NEW YORK (Reuters) - Oil vaulted to a record over $101 a barrel on Wednesday as OPEC supply concerns and hedge fund buying countered worries about the U.S. economy.
U.S. crude ended up 74 cents at $100.74 barrel, the top settlement on record, after hitting an all-time high of $101.32 a barrel earlier in the day. The gains sent crude near the all-time inflation adjusted high of $101.70 hit in April 1980, a year after the Iranian revolution, according to the International Energy Agency.
London Brent settled 14 cents lower at $98.42 a barrel.
The rise extended a record rally that sent crude to $100.10 on Tuesday, on expectations the Organization of Petroleum Exporting Countries will hold output levels steady or even reduce them when it meets next month.
Analysts said a rush of buying by funds seeking a hedge against inflation helped push oil to new highs, with further support coming from supply uncertainty from OPEC members Nigeria and Venezuela.
“Traders are going into the oil market because it’s what is causing the inflation. and those assets are most likely to appreciate,” said Rob Kurzatkowski, futures analyst with optionsXpress.
“It has almost become a self-fulfilling prophecy with crude -- everyone is worried about inflation so they dump their money into crude oil which is causing inflation to ramp up.”
A steady rise in U.S. consumer prices in January pointed to persistent inflation pressures despite new signs that the declining housing sector remains a drag on the economy.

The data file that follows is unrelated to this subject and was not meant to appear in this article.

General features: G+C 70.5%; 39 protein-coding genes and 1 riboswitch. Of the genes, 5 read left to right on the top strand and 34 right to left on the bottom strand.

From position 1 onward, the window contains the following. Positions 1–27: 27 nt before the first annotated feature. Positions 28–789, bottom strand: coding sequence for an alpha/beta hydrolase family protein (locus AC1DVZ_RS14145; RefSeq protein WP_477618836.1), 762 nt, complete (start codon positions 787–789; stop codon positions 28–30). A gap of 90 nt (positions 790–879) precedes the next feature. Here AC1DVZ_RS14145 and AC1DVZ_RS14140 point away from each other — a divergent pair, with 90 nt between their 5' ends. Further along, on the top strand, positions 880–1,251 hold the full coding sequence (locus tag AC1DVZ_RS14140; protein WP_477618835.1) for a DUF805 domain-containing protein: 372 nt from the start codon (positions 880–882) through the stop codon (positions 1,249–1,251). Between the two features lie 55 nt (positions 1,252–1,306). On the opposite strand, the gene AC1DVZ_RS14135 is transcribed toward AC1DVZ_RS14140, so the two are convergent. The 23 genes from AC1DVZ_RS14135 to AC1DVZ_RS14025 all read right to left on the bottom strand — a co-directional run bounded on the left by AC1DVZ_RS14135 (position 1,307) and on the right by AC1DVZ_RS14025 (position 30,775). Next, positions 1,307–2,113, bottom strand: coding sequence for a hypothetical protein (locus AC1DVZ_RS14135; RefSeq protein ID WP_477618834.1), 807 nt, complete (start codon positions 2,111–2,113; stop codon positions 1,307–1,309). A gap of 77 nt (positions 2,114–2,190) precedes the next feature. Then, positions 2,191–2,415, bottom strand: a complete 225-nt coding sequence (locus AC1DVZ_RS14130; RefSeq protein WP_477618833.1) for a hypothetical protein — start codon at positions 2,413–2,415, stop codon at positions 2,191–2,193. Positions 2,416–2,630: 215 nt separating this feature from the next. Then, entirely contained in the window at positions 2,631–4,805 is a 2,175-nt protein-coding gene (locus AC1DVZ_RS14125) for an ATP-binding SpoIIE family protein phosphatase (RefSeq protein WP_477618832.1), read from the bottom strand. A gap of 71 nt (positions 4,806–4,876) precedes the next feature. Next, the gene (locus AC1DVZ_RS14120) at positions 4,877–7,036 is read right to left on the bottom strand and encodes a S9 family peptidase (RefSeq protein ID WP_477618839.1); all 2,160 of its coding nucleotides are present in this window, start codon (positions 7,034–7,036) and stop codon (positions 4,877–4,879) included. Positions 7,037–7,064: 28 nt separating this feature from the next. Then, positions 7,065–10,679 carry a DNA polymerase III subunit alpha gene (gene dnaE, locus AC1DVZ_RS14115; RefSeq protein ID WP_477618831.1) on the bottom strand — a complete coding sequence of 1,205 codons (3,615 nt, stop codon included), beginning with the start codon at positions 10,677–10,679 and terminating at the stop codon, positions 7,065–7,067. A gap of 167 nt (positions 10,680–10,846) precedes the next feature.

The U.S. Consumer Price Index, a broad-based inflation gauge, rose a faster-than-forecast 0.4 percent for a second straight month and was up a steep 4.3 percent in the 12 months through January, a Labor Department report showed.
U.S. crude broke into triple digits for the first time in early January, before prices tumbled amid concerns that wider economic problems could damp demand in the world’s top consumer.
“We could still go up a few more dollars, but I do not think it’s onwards and upwards,” said Mike Wittner, oil analyst at Societe Generale.
“The U.S. is in an economic slowdown. We don’t know how deep and for how long. The oil demand concerns are still there.”
U.S. retail gasoline demand last week rose slightly from the previous week, as it usually does ahead of a long holiday weekend, MasterCard Advisors said. But demand ahead of Presidents’ Day rose by less than it did last year, and gasoline demand plunged 4.4 percent from the same week a year earlier.
A Reuters poll of analysts forecast a 2.3 million barrel rise in U.S. crude inventories in the week to February 15 and a 1.1 million barrel gain in gasoline stocks. Distillates were forecast to have fallen 1.7 million barrels.
Further support for prices came from U.S. refinery problems and the row between Venezuela and Exxon Mobil (XOM.N) over the takeover of a heavy oil project.
The gains came alongside rallies for platinum and soybeans as commodities remained in favor among investors seeking to beat returns in equities and other sluggish financial markets.
Reporting by Matthew Robinson in New York, Alex Lawler in London; Chua Baizhen in Singapore; Editing by David Gregorio